Taft-Hartley Act



[taft-hahrt-lee] /ˈtæftˈhɑrt li/
noun
1.
an act of the U.S. Congress (1947) that supersedes but continues most of the provisions of the National Labor Relations Act and that, in addition, provides for an eighty-day injunction against strikes that endanger public health and safety and bans closed shops, featherbedding, secondary boycotts, jurisdictional strikes, and certain other union practices.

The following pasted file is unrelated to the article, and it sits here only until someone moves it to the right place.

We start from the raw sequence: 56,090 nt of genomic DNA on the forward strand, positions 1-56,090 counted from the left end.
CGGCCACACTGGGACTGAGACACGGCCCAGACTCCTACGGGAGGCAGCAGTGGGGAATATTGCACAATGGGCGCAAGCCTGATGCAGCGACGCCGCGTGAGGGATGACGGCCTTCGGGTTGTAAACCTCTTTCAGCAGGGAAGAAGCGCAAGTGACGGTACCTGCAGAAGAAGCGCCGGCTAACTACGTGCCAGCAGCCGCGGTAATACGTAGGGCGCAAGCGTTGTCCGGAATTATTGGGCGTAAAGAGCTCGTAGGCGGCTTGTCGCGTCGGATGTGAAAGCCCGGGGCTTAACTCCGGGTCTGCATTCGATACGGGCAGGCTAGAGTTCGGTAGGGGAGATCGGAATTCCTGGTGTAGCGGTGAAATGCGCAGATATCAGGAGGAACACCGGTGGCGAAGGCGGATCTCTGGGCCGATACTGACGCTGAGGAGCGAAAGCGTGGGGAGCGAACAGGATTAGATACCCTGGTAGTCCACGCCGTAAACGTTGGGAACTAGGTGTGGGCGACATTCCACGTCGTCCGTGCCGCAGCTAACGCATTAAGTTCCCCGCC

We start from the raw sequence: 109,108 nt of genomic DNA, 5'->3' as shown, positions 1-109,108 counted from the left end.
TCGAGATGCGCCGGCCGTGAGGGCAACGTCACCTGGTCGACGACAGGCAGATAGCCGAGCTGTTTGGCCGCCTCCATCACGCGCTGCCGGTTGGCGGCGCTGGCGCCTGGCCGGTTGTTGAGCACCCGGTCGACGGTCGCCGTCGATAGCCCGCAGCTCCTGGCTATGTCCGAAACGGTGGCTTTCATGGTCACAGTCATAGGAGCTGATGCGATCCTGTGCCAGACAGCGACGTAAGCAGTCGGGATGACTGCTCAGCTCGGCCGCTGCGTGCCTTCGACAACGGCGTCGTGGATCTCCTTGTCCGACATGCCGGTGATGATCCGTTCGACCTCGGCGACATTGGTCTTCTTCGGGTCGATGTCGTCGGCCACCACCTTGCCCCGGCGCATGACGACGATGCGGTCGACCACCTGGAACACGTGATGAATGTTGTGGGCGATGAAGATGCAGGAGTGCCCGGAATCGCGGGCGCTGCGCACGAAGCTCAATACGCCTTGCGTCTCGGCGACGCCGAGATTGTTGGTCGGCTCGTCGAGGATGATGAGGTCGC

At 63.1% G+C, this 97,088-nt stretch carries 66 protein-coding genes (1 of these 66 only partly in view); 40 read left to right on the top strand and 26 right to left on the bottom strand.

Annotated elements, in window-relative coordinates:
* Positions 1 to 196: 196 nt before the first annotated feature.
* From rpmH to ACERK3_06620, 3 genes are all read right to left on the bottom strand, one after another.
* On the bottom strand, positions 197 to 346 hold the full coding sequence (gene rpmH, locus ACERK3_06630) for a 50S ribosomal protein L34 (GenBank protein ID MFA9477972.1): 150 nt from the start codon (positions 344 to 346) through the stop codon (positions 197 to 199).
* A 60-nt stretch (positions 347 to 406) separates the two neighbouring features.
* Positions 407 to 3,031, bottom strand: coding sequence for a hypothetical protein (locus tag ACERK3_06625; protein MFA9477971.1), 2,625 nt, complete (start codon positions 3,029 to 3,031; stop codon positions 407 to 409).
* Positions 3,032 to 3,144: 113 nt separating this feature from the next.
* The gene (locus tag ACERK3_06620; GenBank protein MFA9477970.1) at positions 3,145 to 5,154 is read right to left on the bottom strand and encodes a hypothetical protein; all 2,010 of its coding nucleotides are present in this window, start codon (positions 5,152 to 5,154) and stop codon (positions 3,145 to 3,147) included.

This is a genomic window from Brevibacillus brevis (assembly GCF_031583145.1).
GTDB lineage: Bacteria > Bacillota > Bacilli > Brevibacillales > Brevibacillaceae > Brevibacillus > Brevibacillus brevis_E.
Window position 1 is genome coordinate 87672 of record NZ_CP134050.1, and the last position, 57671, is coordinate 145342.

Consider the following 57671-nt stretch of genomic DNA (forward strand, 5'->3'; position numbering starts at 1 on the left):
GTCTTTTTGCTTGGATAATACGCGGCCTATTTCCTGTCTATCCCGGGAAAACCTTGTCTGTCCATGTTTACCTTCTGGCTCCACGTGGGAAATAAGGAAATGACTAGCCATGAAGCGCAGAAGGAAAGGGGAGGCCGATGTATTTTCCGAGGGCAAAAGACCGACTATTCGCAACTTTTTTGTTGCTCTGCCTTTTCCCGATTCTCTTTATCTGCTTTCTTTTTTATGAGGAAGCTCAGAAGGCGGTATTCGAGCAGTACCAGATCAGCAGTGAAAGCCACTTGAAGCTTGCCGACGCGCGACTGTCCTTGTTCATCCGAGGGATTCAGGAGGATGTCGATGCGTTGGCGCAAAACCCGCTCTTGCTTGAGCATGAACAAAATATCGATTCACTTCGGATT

Taft-Hartley Act definition

A major law concerning labor, passed by Congress in 1947. President Harry S. Truman vetoed Taft-Hartley (see veto), but it became law by a two-thirds vote of Congress. It marked a reversal of the pro-labor policies pursued under the presidency of Franklin D. Roosevelt. For example, the law prohibited a list of “unfair” labor practices and restricted the political activities of labor unions.

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